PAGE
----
Japan has one of the highest life expectancies in the world.
Source: New South Wales Health Statistics, Reuters.
Washoku – Traditional Japanese food – is a cultural value in itself. It was included in UNESCO intangible cultural heritage in 2013. Washoku meets all requirements to be considered a cultural phenomenon with an invaluable world heritage.
Seasonal and regional ingredients, always fresh, are a characteristic of the Japanese cuisine, as part of the Japanese culture. Washoku recipes were passed from generation to generation, and the meal moment is a ritual in itself.
Vegetables rank second after cereals, in the traditional Japanese cuisine. They round out the menu with vitamins and minerals missing from cereals. They use in particular root vegetables, which can be an excellent source of protein, lacking fat and having low calorie content. Their Phytonutrients include the demonstrated antioxidants.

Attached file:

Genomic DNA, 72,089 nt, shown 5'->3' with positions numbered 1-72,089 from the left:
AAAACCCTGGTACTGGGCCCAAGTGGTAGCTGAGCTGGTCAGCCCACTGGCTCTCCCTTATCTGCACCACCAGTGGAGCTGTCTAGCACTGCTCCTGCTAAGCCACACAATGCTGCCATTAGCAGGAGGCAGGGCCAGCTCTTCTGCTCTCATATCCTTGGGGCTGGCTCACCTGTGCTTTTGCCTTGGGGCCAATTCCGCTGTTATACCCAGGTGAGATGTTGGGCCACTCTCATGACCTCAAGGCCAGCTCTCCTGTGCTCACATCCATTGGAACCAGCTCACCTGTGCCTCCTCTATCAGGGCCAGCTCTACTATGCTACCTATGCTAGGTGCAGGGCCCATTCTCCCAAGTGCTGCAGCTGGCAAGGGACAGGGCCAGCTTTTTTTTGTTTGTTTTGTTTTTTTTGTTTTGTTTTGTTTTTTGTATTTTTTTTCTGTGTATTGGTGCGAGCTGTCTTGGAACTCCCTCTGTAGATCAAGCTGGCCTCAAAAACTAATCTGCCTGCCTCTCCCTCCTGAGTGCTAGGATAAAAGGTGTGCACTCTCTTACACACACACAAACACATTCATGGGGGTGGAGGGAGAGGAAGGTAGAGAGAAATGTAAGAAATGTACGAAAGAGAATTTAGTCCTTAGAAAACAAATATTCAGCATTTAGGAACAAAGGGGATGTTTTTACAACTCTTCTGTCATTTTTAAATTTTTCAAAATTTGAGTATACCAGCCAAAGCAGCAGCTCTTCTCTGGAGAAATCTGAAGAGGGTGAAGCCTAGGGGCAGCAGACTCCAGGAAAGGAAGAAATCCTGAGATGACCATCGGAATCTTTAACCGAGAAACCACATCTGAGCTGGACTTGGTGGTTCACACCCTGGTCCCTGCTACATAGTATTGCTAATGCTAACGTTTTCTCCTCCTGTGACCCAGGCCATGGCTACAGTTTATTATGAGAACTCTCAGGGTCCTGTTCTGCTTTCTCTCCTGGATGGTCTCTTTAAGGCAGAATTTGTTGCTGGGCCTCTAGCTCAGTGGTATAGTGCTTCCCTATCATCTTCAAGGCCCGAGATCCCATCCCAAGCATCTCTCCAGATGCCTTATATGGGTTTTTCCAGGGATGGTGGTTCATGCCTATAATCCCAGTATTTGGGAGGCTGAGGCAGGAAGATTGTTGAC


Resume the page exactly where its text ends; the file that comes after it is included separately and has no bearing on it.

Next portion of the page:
The Japanese use to end a meal with a fruit or green tea instead of a cake. Sweets are eaten, possibly, to another meal, in the afternoon, with coffee, and the portions are smaller than in the West, FAO data show.
An important element is the respect for fresh and diversified ingredients. The Japanese appreciate also the taste of each ingredient taken separately. Also, the Japanese cuisine means eating healthy, nutritionally excellently balanced food. Culinary arts also mean, in the Land of the Rising Sun, the expression of the beauty of nature and the succession of the seasons.
In conclusion, Japan has some of the world’s healthiest citizens.